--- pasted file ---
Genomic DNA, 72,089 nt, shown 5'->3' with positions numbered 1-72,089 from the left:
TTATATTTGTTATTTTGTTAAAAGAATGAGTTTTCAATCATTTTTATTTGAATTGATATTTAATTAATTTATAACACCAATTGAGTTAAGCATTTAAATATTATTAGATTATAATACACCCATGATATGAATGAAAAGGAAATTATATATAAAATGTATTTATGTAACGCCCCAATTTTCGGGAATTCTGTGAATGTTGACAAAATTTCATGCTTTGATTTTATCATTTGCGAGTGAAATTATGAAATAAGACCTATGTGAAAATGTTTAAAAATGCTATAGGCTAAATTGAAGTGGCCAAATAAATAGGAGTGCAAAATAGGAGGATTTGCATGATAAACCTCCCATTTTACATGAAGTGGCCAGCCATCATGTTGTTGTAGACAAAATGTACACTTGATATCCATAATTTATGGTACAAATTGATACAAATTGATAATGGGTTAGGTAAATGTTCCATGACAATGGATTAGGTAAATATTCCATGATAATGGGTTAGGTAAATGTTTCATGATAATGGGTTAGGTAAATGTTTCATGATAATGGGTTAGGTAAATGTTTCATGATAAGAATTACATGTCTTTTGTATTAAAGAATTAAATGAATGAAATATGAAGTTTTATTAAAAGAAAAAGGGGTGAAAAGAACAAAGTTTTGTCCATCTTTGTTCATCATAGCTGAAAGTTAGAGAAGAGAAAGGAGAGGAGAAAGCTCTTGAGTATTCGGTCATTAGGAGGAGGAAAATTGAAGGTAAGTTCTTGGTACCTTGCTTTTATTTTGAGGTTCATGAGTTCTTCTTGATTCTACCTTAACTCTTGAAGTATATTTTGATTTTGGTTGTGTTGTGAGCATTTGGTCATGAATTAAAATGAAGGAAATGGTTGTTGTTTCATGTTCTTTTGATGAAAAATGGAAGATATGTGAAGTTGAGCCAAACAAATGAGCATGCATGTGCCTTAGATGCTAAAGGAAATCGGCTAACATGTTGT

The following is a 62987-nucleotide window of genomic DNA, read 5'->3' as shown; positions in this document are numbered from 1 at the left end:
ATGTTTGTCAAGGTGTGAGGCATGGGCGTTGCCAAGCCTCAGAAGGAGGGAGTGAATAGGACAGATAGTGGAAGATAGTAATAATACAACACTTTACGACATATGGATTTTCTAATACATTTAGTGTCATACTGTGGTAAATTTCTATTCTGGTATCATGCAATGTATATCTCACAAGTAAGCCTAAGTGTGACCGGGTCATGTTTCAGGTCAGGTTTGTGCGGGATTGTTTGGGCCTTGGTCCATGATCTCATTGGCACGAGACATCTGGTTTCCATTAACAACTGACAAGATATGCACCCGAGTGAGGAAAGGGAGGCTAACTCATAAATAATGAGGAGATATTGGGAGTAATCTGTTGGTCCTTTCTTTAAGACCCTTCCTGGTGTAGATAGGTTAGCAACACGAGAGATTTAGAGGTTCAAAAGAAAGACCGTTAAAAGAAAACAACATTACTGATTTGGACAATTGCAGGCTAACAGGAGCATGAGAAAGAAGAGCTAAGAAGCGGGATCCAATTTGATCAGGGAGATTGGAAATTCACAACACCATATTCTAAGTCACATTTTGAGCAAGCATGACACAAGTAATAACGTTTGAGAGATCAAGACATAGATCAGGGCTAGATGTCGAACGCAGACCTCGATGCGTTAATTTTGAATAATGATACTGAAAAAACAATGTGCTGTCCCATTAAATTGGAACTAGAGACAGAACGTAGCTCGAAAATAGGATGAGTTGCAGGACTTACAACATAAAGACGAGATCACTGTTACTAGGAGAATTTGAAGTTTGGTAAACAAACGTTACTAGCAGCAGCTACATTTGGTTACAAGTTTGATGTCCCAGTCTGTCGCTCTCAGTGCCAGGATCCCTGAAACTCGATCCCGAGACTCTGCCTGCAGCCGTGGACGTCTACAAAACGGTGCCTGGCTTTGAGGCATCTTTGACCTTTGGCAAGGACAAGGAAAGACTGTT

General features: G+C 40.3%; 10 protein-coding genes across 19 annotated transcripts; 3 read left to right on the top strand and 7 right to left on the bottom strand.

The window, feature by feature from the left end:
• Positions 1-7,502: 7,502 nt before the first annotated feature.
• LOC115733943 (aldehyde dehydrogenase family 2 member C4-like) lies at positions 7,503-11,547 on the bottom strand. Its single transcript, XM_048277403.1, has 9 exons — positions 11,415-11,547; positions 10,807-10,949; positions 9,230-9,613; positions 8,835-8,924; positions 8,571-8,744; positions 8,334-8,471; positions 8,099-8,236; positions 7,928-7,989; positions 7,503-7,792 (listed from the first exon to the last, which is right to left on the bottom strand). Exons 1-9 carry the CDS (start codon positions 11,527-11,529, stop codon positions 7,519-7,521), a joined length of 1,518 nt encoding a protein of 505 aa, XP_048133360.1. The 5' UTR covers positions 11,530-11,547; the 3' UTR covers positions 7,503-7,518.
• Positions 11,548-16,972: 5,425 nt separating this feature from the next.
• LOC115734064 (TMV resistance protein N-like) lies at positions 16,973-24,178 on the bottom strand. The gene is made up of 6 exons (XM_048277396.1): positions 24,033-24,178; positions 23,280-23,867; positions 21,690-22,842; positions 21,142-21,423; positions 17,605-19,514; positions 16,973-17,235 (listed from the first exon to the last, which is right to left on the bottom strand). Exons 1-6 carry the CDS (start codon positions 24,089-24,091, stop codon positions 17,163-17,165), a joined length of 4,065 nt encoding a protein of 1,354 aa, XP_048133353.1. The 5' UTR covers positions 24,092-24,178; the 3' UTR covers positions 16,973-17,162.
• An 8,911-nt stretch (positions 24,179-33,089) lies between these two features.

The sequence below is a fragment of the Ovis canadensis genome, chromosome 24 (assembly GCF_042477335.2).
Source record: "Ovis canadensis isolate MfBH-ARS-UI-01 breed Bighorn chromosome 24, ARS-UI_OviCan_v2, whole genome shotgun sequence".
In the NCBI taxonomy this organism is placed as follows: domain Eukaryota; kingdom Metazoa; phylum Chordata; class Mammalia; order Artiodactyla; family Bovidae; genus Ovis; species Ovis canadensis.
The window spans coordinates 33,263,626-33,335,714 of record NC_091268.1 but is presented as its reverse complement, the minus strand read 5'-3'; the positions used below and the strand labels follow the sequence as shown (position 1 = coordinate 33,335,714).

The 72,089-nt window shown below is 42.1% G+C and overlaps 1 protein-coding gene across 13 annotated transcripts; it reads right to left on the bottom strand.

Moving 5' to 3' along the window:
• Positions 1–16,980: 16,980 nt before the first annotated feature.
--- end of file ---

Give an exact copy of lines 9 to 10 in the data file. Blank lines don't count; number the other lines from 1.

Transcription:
• Positions 11,548-16,972: 5,425 nt separating this feature from the next.
• LOC115734064 (TMV resistance protein N-like) lies at positions 16,973-24,178 on the bottom strand. The gene is made up of 6 exons (XM_048277396.1): positions 24,033-24,178; positions 23,280-23,867; positions 21,690-22,842; positions 21,142-21,423; positions 17,605-19,514; positions 16,973-17,235 (listed from the first exon to the last, which is right to left on the bottom strand). Exons 1-6 carry the CDS (start codon positions 24,089-24,091, stop codon positions 17,163-17,165), a joined length of 4,065 nt encoding a protein of 1,354 aa, XP_048133353.1. The 5' UTR covers positions 24,092-24,178; the 3' UTR covers positions 16,973-17,162.